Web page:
John Newsom may have spent the past three decades in the concrete jungle of New York City but his work is still very much informed by his formative years spent in the wild landscapes of the plains states.
Nature’s Course is on exhibition through Aug. 15 at Oklahoma Contemporary, 11 NW 11th St.
Born in Kansas, Newsom lived in Enid during his later childhood and into his teenage years before moving to New York for graduate school where he still resides and maintains a studio. His parents still live in Enid, he said.
Newsom was joined by actor/director Matt Dillon on March 25 at Oklahoma Contemporary for an artist discussion about many of the paintings included in Nature’s Course, including the eponymous 9 feet by 18 feet painting that greets visitors as they enter the gallery.
“I would catch bull snakes and garden snakes and frogs and toads and it was like an all-American childhood,” Newsom said. “And I was drawing along the timeline of that as well. You can see it in the Learning Gallery that the curators here at the Oklahoma Contemporary did such a wonderful job of researching and laying out. This exhibition began four years ago. We said the museum opened two years ago but the idea for Nature’s Course began before the museum was even built. I remember coming here, standing here in this place where it was just the skeletal structure of this building.”
“I paint. That’s the type of art that I make. I don’t make sculpture. I’m really in the alignment of painting. What you see in the exhibition ‘Nature’s Course’ consists of 31 paintings made over the last 20 years. It was Jeremiah’s [Oklahoma Contemporary Director Jeremiah Matthew Davis] to begin the exhibition with the bodies of work at the turn of the century and I think it was a brilliant idea,” he said.
His paintings are an amalgam of different styles and techniques, often incorporating hyperreal depictions of nature with geometric shapes and dense layers of paint on enormous canvases.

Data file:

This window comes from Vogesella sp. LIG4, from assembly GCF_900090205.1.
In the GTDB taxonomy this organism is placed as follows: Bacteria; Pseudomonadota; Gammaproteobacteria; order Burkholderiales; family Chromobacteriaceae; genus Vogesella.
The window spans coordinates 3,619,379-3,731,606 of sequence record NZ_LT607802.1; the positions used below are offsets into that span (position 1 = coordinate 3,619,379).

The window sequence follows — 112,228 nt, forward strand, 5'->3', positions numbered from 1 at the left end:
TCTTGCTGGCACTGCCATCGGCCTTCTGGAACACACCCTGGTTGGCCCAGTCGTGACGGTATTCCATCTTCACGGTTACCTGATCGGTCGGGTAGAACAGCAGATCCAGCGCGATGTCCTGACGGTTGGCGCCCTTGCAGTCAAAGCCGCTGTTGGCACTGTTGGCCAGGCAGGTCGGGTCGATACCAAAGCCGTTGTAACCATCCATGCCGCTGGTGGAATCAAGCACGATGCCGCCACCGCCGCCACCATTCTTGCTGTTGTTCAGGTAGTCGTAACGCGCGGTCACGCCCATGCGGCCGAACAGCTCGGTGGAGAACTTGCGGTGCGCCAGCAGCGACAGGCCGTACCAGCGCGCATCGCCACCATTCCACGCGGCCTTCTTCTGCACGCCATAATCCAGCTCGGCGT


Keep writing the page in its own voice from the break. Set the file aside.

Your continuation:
“Painting is a very old medium. It’s ancient … I think of painting in ancient Egypt and northern Japan and those painters that are out in those landscapes. I do think of naturalism. You walk through the exhibition and you pick up on these things that are old. It’s not just about the 20th century, although the 20th century is extremely viable in terms of abstraction and the large canvas and the pictorial ideas and processes of Modernism and I embrace that stuff. I don’t shy away from that. I want to tackle that, but I also want to take on these older narratives within the construct of painting’s history,” he said.
“A part of me can’t wait to get back to the studio in New York and launch into paintings. … You’ve got to live through it. You know this. You’ve got to make the work. … You’ve got to go through the blood, the sweat, and the tears and the daily grind. Whether you want to get up and do it or not. On many days, I want to get up and I’m excited to get to the studio. And there’s other days that are meh, but overall, it’s wonderful to have it gathered like this and it was so well-curated by Jeremiah [Matthew Davis] and the team here. I’m really grateful for this opportunity,” Newsom said.